A gorgeous ethnographical novel set in the Peruvian Andes, Gift of the Jaguar is a handsomely crafted tale of a youth’s passage into adulthood–with the help of one very scary cat.
On the verge of his 18th birthday, Juan is still haunted by the memory of his sister Marta, who died when he was just a boy. Ready to take on his plot of land and the responsibilities that come along with it, Juan is stalked by a massive, deadly jaguar that is both a real threat and a pulsating symbol of the boy’s grief. Seeking help from the shaman grandfather of a childhood friend (Rosa, also Juan’s love interest), the protagonist is sent on a sacred journey to a holy peak in the Peruvian Andes, where he will find out the truth about his sister’s death and his destiny. Gift of the Jaguar is simultaneously a story of psychological growth and spiritual discovery, a tale of personal and religious revelation. While authors John and Sharon Franklin engage Andean mysticism–and, more broadly, South American religious traditions–with the eyes of an anthropologist, their fiction still seeks to impart transcendent truths. Though the authors are native Virginians with only travelers’ knowledge of Peru, readers will swear the Franklins were raised in Lima. They paint pictures of local culture that are vivid but admirably subtle. The book is no travelogue, designed merely to prove its authors’ worldliness. It is instead a beautiful, measured interpretation of South American mountain life and religiosity. Further, the Franklins write with a deliberate precision that recalls the simple rhetorical grace of Peter Matthieson–specifically The Snow Leopard, another story of spiritual growth that focuses on the pursuit of an elusive beast. This is high praise, for Matthieson is a modern master, and the Franklins might be on their way.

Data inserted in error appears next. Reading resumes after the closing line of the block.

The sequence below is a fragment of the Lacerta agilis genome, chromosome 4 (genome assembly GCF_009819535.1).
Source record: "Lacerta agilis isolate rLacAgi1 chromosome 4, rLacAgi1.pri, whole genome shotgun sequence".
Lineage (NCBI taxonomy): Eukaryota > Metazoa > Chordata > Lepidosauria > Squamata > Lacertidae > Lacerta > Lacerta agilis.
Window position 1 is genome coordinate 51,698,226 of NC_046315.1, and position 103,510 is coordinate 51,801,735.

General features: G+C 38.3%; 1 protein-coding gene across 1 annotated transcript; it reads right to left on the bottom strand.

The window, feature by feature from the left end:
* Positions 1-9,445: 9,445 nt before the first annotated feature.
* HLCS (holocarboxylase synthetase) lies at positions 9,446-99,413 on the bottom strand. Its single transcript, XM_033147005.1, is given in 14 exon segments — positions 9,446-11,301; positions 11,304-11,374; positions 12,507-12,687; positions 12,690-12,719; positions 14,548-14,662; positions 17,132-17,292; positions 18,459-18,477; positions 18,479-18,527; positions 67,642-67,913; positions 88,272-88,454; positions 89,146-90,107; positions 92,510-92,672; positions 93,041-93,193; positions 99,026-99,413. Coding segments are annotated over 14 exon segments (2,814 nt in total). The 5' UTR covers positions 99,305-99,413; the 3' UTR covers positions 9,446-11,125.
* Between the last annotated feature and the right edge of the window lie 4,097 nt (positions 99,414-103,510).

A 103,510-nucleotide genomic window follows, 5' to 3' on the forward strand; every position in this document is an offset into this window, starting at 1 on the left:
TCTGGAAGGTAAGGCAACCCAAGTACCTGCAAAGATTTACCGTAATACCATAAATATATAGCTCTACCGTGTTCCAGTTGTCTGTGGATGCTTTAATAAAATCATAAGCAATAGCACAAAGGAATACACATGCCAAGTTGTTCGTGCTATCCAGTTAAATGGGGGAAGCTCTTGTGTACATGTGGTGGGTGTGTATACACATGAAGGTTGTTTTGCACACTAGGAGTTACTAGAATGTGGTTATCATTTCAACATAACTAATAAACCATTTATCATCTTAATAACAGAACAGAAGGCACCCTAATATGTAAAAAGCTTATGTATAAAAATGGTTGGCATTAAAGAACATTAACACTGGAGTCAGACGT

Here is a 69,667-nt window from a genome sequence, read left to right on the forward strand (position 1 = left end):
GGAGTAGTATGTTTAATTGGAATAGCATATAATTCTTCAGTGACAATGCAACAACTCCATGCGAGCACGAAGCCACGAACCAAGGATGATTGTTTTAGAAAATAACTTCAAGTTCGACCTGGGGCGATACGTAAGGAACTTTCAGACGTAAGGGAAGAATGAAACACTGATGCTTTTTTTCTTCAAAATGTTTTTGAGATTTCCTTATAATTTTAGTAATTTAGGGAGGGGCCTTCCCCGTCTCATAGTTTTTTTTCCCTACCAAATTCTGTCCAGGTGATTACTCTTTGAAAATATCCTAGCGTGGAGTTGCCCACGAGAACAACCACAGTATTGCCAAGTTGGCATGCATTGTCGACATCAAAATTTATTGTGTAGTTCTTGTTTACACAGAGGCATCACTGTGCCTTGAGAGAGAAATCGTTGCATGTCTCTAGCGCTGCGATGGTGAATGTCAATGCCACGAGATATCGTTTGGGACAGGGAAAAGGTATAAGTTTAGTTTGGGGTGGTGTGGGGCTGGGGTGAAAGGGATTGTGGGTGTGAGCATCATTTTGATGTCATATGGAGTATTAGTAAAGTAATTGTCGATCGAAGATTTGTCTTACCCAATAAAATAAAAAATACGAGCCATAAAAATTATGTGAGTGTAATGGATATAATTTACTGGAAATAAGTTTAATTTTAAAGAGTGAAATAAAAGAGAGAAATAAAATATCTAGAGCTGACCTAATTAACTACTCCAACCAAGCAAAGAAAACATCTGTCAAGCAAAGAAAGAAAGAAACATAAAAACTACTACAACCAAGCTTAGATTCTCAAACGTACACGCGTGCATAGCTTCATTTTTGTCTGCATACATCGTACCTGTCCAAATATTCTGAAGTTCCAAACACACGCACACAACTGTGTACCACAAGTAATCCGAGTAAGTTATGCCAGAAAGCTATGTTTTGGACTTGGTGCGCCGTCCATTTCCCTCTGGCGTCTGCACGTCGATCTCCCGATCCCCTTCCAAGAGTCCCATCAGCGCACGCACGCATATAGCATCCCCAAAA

Truly a gift.